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From Molecular Science to Political Science: Pasteur Internship Introduces Students to Global Public Health

From Molecular Science to Political Science: Pasteur Internship Introduces Students to Global Public Health

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09/08/2012

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Trucks, cabs, and horse-drawn carts compete for space with pedestrians and evengoats below the skyscrapers of downtown Dakar, Senegal. But passing through the irongates into the Pasteur Institute
ʼ
s gardencourtyard, one is greeted by a bust of LouisPasteur himself and the air settles into acertain calm.In the medical virology building, UW-Madison undergraduate student and MineralPoint native Dean Sayre greets me from theother end of the hallway–a tall, shyly smiling22-year-old in jeans and a Bucky Badger t-shirt. After a tour of the facility from Sayre
ʼ
ssupervisor Dr. Kadar Ndiaye, we descendthe stairs for lunch on Gorée Island. Leavingour halting French behind us, Sayre begins to relax into speaking and he easily offersup statistics to put his work and newly discovered passion in context.“It
ʼ
s estimated that 600,000 kids die a yeararound the world from rotavirus,” Sayresays. “And more than 80 percent of thosekids are in Africa and Asia.”Contrast this with the 40 or so deaths peryear from the virus in the U.S.Faced with the disparity between the stateof healthcare in Senegal versus his nativeU.S., Sayre is far from defeated. If anything,it has made him a more devoted researcher.“It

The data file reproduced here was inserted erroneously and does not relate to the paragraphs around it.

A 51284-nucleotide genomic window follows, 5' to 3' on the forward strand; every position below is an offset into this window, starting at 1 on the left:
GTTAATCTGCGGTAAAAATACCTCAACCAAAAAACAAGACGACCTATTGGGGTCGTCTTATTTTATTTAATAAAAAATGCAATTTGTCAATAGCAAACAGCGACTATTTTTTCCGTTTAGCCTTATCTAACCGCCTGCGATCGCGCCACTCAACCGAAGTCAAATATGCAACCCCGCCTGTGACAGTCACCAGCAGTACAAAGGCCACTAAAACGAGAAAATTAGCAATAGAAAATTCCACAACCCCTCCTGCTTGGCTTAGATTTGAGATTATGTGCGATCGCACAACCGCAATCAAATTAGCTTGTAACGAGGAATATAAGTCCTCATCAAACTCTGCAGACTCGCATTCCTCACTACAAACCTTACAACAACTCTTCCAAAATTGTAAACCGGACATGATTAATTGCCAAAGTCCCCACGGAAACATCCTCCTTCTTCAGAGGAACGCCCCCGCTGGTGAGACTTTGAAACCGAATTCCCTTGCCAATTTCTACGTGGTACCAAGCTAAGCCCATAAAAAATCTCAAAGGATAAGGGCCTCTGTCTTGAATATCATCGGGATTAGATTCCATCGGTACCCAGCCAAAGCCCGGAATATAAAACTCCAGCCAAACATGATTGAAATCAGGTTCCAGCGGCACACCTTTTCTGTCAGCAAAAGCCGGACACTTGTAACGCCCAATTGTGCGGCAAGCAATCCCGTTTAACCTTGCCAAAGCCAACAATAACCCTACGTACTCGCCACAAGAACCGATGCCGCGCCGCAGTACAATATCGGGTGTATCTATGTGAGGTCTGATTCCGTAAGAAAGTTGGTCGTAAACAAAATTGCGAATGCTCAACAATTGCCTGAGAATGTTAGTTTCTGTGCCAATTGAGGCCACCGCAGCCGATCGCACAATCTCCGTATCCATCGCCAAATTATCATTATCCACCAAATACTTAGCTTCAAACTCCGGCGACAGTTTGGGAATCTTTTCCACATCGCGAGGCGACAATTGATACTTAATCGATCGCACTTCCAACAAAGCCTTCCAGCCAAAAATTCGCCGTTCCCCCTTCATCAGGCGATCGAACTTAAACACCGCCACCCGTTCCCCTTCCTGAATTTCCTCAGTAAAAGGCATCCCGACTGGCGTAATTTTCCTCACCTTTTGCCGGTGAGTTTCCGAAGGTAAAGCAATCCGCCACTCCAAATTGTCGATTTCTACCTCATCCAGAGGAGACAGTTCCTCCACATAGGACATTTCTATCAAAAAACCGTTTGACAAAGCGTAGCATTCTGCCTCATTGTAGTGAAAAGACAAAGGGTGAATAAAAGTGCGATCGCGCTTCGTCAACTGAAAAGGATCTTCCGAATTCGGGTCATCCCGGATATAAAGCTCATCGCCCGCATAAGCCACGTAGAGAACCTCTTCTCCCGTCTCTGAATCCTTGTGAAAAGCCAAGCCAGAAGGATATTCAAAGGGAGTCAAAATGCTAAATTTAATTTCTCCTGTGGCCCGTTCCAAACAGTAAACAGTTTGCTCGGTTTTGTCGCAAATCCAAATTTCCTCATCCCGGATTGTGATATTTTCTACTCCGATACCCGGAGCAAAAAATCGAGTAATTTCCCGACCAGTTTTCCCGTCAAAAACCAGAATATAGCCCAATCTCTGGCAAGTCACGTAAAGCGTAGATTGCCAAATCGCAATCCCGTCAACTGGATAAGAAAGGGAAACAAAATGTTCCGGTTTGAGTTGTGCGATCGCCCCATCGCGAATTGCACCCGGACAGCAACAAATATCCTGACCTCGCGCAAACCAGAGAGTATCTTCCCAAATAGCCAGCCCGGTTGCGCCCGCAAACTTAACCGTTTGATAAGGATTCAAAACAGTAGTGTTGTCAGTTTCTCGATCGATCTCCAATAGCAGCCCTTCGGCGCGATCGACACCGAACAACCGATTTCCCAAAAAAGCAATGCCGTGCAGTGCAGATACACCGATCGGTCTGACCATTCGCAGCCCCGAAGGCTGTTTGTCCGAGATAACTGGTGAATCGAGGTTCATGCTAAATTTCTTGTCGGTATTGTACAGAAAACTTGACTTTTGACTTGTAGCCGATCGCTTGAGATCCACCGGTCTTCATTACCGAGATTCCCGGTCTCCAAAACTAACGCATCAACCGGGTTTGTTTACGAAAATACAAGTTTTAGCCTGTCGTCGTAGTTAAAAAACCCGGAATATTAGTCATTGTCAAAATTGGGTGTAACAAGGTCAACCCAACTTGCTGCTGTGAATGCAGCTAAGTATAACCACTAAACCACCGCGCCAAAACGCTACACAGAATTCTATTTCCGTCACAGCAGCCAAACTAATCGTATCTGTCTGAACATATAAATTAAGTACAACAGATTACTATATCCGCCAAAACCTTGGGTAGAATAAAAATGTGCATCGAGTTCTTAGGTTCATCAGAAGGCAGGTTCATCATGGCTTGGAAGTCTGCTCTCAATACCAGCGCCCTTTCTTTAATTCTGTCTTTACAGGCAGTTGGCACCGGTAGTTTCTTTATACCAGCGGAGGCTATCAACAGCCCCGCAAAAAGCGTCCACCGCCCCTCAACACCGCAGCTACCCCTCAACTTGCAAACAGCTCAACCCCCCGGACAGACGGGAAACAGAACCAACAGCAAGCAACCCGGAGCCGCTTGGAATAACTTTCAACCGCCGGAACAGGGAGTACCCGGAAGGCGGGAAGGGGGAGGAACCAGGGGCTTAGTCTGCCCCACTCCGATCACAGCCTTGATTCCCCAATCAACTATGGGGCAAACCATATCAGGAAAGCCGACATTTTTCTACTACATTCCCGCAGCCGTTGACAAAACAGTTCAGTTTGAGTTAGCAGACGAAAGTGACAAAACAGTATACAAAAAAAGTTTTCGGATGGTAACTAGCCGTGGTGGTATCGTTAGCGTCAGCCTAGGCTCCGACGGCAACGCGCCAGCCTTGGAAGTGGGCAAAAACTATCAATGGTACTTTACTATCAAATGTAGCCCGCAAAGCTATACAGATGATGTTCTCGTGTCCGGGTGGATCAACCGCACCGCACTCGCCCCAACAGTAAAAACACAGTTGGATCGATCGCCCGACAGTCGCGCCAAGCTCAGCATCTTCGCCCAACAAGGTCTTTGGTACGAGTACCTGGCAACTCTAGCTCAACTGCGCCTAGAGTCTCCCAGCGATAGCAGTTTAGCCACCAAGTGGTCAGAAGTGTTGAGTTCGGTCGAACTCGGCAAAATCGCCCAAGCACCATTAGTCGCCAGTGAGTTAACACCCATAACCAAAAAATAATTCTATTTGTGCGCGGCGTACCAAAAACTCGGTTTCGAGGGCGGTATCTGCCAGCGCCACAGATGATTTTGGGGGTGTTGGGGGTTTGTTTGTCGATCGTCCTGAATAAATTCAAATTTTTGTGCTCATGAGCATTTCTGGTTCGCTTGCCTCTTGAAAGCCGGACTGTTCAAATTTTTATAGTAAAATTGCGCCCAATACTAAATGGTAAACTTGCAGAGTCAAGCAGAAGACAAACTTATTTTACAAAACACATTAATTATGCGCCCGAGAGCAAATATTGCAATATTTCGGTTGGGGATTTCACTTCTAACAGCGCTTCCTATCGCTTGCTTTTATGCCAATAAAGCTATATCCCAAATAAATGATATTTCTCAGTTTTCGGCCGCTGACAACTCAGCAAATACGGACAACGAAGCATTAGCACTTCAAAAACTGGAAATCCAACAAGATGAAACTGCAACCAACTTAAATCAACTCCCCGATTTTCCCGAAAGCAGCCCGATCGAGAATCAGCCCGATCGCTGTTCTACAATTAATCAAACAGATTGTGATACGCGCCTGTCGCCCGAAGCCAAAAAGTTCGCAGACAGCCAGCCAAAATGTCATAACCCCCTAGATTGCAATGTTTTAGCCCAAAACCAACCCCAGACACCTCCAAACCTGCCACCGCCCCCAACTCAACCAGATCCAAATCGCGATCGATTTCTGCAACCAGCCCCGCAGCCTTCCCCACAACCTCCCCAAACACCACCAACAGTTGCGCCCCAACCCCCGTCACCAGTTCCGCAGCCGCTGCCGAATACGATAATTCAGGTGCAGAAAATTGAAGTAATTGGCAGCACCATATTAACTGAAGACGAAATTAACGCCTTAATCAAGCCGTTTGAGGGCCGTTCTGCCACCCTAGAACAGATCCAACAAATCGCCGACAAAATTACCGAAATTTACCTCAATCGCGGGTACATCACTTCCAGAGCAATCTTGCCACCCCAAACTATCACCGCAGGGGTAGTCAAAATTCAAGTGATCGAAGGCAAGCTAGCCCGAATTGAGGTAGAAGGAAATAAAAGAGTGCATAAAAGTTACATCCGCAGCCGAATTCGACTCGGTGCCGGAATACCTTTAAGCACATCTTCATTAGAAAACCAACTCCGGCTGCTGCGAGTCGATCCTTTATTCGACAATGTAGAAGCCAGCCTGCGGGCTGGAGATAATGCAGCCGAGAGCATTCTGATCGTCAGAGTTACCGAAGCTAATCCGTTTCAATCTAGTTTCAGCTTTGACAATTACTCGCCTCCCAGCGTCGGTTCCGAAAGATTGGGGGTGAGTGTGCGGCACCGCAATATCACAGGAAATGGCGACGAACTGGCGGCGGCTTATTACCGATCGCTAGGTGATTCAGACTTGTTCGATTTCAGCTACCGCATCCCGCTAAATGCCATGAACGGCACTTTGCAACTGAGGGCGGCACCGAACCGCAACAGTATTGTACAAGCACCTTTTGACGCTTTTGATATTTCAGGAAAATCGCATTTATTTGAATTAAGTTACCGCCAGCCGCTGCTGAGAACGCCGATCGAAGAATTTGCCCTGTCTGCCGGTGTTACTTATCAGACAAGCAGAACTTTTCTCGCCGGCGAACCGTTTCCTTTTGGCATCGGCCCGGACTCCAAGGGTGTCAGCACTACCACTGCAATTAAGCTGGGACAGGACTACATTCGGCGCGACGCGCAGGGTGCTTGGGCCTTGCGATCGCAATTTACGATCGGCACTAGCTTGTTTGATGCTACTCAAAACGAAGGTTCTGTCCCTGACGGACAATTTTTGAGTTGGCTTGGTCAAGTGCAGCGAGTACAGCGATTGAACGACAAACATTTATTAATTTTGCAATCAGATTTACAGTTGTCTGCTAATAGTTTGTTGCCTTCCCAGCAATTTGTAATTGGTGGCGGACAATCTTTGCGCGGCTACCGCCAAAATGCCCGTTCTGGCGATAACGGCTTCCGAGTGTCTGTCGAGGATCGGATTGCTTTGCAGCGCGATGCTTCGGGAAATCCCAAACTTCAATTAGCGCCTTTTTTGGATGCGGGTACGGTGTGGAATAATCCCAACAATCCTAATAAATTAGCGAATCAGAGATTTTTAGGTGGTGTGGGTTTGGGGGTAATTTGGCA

ʼ
s not that more people are infected in Africa,” Sayre explains, “it
ʼ
s just that more diefrom the virus. Today there are two licensed rotavirus vaccines in the world, but they areprimarily available in Europe and the Americas.”
From Molecular Science to Political Science 
 
“That
ʼ
s what
ʼ
s really interesting,” he continues, “the tools are actually out there to avoidthis.”Those “tools,” he has come to understand, are not just the vaccines engineered in labslike his. Equally important are programs like the PATH Rotavirus Vaccine Program,established to bring vaccines to the populations that need them most urgently.Initially tasked with collecting samples from sewers in and around Dakar, Sayre spenthis first few weeks searching for wild or nonvaccinal strains of polio under the tutelageof Dr. Ndiaye, a researcher in Pasteur
ʼ
s department of medical virology run by Dr.Ousmane Diop. (Researchers have yet to identify any nonvaccinal strains in the region.But due to migration to and from neighboring countries, Senegal cannot yet beconsidered entirely polio free.)By the time I visit in the middle of January, about nine weeks into Sayre
ʼ
s internship, hisresearch has shifted and he
ʼ
s spending most of his days–and sometimes nights–on anew task: analyzing the hundreds of samples of rotavirus that are sent to the Institutefrom three clinical sites in Dakar alone. The Institute eventually hopes to receive andresearch samples from around the country.Affecting almost every child in the world by the age of five, rotavirus is the mostcommon cause of severe childhood diarrhea. Like the flu, the rate of infection peaks inthe winter months. The day before we meet, 55 samples had just arrived. Each day,Sayre searches for genotypes to determine how many of the strains are circulating atany given time.“Dean has contributed a great deal to ourlab,” Ndiaye tells me in French. “He is avery critical thinker. He understands hiswork very well.”Sayre is the first student to take advantageof this unique opportunity established asan agreement between UW-Madison